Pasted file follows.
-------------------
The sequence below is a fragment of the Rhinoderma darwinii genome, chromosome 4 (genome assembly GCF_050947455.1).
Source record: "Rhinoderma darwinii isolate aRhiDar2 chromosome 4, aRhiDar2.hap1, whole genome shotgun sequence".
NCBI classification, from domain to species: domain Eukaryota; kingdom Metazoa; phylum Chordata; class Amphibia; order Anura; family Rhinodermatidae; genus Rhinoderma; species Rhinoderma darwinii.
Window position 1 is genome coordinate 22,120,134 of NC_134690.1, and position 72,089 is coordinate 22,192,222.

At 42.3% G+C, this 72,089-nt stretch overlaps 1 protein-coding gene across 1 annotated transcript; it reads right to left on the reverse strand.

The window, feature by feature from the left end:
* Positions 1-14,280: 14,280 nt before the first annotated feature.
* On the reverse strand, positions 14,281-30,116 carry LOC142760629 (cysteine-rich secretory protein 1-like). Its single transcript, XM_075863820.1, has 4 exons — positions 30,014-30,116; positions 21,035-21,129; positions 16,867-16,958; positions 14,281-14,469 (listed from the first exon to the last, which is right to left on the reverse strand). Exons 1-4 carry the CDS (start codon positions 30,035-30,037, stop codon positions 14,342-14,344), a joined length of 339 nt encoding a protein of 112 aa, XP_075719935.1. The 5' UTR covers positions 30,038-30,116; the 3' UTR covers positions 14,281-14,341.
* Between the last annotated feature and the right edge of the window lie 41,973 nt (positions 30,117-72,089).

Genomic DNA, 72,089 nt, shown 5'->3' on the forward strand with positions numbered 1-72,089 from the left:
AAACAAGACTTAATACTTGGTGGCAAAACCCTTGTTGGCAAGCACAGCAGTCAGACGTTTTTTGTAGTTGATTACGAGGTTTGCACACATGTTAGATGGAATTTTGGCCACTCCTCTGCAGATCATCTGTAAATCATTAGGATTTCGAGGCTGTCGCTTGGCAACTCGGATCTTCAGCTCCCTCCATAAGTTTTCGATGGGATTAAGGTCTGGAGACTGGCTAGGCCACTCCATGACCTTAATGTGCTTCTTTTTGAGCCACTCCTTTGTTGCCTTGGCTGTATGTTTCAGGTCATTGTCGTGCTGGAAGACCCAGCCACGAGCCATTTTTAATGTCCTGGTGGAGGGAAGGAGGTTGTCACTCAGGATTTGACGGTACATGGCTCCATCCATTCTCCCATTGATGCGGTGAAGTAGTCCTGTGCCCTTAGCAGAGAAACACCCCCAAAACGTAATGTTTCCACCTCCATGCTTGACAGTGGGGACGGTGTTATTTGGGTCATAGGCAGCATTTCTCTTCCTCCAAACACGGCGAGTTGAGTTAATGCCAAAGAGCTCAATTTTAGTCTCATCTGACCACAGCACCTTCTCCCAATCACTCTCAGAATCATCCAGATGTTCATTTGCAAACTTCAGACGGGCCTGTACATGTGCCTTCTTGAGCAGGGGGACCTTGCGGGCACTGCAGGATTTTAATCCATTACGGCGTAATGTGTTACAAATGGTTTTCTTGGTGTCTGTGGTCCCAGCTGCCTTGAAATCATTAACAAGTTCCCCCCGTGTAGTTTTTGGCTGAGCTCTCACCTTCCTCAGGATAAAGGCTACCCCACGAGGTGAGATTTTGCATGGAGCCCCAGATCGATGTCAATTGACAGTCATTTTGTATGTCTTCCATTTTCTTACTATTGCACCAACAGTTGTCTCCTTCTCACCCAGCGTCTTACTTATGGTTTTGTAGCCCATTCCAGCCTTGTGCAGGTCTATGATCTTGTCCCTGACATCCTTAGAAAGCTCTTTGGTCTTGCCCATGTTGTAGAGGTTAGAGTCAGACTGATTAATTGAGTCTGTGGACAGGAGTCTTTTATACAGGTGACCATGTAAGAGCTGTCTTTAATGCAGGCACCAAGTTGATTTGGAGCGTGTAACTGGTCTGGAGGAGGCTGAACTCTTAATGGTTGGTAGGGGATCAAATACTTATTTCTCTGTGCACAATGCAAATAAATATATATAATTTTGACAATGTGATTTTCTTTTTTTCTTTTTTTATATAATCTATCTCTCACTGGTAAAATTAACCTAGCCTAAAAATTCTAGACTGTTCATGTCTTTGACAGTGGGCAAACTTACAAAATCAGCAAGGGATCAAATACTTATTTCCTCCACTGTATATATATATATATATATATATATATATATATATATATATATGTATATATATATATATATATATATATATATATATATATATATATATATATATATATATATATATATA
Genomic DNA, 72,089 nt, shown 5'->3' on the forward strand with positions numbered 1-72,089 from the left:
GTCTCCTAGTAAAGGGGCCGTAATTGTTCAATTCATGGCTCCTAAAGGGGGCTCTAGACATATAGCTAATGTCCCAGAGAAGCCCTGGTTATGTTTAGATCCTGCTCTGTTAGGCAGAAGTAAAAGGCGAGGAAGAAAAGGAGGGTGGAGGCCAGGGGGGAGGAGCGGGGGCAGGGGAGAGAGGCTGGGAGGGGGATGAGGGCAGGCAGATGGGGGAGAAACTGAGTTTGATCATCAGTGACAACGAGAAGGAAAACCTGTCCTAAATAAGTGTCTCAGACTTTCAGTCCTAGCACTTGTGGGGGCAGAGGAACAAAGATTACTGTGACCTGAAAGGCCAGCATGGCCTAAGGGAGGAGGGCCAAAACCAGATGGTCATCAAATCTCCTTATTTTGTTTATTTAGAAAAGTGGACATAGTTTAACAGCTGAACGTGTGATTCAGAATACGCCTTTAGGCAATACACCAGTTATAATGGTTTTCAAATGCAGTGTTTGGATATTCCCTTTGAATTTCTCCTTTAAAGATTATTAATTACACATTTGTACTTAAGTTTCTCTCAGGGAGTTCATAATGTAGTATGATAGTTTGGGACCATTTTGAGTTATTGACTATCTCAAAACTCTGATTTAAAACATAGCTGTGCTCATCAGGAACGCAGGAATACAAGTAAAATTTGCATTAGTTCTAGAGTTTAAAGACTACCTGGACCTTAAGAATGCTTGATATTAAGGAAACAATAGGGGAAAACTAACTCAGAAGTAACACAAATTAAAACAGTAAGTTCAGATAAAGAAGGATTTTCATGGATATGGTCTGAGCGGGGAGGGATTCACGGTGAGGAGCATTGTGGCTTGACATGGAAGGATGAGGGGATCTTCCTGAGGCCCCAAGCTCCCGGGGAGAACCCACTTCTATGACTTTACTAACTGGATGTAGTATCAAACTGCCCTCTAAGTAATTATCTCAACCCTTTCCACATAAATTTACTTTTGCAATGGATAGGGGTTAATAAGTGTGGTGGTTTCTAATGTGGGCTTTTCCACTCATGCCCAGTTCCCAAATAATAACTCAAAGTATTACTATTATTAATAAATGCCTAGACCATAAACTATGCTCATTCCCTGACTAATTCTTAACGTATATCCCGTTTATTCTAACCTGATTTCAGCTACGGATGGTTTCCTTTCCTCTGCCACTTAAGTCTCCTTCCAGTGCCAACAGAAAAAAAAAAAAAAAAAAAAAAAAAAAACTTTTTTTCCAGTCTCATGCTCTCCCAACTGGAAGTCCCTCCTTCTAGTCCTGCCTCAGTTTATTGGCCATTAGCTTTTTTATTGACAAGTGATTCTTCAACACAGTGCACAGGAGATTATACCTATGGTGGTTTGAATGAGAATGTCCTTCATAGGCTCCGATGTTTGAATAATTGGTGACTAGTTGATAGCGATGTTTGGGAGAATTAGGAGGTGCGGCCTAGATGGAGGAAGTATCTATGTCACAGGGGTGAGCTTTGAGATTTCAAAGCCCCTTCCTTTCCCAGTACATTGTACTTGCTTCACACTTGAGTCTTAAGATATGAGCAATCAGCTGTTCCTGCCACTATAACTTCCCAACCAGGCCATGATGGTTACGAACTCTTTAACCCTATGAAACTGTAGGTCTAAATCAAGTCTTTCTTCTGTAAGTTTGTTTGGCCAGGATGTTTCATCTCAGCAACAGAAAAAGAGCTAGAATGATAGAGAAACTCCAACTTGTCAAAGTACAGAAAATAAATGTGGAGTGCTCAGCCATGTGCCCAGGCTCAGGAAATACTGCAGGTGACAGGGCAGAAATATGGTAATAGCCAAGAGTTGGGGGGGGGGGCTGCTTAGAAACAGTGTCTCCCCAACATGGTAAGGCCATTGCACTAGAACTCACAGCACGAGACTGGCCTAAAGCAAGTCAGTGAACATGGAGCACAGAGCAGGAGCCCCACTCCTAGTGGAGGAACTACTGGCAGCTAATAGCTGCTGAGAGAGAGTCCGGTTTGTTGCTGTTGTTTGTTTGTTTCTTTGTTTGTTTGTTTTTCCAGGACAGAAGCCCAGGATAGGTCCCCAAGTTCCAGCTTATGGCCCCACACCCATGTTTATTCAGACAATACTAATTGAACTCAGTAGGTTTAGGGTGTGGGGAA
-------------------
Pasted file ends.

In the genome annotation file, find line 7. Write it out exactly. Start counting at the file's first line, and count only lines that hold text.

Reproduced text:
* Positions 1-14,280: 14,280 nt before the first annotated feature.